Thursday, January 29, 2015
Optimized energy performance may seem like a dry topic, but it’s one of the features that earned Magnolia and Dogwood residence halls and North Dining Hall LEED (Leadership in Energy and Environmental Design) Silver certifications this semester. Undergraduate residents have occupied the residence halls since fall 2013. North Dining Hall welcomed students in January 2014. Prior to receiving certification from the US Green Building Council, however, each required post-occupancy performance verification. All new buildings on campus are designed to meet at least LEED-Silver standards. The buildings include hi-tech occupancy sensor lights, an interactive energy and water usage dashboard, and low- flow plumbing fixtures. Natural light and high performance lighting in the buildings also decrease energy usage. Learn more about some of the sustainable features from the LEED scorecards for Magnolia, Dogwood, and North Dining Hall.
Monday, January 26, 2015
For a conservation event with potentially apocalyptic connotations, Thursday’s “Pledging Responsibility for Oceans and Environmental Change Today” in Brendle Recital Hall was frank, optimistic and self-aware: panelist and scientist Nancy Knowlton even pledged to keep audience members “not utterly depressed,” to noticeable titters. The panel, an effort to engage the public on the importance of oceans and their nascent fragility as a result of climate change, garnered a sizable crowd, perhaps partially due to the celebrity of the panelists speaking: Sylvia Earle, a National Geographic oceanographer; Knowlton, Sant Chair for Marine Science at Smithsonian’s Natural Museum of Natural History; and Amanda Leland, vice president for Oceans at the Environmental Defense Fund. Despite the preliminary call for optimism, the scientists made the audience aware of the current dire state of the world’s oceans. Overfishing and pollution have ravaged our oceans to… Read more »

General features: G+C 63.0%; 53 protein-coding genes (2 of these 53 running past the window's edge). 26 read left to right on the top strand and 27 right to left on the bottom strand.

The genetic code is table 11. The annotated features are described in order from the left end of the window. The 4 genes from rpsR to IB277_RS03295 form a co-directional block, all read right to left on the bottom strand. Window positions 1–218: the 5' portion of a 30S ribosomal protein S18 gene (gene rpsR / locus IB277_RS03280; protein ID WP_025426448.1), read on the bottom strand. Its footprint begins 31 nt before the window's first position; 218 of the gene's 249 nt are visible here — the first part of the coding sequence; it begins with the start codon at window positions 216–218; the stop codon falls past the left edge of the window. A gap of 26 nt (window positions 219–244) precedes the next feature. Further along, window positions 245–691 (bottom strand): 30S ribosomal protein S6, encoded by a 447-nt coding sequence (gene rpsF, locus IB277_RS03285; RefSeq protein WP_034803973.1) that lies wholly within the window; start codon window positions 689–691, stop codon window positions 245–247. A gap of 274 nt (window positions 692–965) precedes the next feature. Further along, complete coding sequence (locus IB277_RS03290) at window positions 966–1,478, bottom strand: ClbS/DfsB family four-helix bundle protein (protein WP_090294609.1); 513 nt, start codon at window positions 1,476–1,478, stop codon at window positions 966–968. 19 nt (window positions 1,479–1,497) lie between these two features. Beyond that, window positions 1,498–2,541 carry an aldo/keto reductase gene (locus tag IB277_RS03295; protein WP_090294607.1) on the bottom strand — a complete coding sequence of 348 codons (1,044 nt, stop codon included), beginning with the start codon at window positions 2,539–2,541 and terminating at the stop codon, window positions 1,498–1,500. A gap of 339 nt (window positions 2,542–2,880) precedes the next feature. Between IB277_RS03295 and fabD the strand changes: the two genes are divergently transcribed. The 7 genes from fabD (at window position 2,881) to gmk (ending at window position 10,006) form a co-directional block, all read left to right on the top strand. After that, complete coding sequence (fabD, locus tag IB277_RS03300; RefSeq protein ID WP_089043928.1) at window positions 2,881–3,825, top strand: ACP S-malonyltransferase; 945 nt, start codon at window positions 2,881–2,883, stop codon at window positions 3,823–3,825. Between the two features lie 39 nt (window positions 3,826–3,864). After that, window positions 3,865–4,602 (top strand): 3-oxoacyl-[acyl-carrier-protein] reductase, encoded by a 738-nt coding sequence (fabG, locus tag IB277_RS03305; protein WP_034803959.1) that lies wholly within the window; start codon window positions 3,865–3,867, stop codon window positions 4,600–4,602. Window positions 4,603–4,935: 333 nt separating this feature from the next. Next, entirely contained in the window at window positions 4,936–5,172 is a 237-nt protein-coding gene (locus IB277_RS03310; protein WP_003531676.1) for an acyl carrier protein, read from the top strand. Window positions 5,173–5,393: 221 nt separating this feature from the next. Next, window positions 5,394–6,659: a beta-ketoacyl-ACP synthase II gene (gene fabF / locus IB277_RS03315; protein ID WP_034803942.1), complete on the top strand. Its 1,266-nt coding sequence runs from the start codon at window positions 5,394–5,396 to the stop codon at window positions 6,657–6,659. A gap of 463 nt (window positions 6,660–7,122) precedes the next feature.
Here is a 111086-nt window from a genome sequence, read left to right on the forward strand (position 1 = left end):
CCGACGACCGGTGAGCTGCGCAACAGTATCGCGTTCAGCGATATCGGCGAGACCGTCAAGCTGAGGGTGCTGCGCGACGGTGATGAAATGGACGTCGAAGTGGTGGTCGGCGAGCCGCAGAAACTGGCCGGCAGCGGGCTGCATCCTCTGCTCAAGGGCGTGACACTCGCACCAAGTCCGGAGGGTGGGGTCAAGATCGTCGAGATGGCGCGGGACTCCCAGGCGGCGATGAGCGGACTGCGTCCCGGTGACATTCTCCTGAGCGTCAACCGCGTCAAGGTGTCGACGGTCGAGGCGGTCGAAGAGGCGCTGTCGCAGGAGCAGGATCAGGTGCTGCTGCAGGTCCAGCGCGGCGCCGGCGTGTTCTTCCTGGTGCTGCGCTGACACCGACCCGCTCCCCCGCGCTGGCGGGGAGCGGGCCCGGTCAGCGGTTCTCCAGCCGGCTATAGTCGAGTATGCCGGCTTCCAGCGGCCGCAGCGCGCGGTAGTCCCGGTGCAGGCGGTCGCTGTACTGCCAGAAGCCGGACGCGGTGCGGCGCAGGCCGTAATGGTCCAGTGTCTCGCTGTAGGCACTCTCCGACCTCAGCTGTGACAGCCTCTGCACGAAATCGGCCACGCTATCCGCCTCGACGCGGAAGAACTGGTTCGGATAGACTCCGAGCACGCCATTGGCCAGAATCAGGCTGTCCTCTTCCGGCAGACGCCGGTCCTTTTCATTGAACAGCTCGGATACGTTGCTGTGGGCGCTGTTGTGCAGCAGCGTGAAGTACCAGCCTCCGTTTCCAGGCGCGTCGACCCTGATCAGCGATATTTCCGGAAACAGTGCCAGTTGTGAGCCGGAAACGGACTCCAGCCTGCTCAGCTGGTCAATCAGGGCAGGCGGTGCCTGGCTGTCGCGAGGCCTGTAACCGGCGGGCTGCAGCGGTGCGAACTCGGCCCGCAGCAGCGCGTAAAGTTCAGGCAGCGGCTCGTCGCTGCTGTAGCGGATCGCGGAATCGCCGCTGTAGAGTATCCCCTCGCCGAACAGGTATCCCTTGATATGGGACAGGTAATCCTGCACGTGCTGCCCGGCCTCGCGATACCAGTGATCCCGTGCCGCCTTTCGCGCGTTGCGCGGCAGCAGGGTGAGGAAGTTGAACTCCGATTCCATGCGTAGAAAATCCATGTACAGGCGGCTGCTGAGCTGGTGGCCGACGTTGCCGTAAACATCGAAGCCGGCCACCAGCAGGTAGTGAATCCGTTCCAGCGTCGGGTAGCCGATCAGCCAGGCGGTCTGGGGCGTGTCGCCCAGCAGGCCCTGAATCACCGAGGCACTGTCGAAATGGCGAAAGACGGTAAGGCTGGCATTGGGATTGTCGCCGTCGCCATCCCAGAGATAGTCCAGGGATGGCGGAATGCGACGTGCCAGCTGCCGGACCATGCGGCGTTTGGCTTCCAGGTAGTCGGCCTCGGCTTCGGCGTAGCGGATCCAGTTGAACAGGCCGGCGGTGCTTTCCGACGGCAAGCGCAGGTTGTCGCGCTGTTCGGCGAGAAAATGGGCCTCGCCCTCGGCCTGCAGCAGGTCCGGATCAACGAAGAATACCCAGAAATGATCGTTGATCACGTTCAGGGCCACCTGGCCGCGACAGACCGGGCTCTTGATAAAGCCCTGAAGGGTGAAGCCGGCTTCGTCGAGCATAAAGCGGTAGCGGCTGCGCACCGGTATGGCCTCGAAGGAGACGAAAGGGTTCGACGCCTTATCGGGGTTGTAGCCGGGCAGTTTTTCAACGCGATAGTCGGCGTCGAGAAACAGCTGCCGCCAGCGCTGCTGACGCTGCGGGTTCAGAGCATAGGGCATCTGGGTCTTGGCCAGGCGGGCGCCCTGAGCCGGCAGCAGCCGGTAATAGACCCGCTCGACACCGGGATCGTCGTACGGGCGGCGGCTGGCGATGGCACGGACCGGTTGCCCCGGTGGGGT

Wednesday, January 21, 2015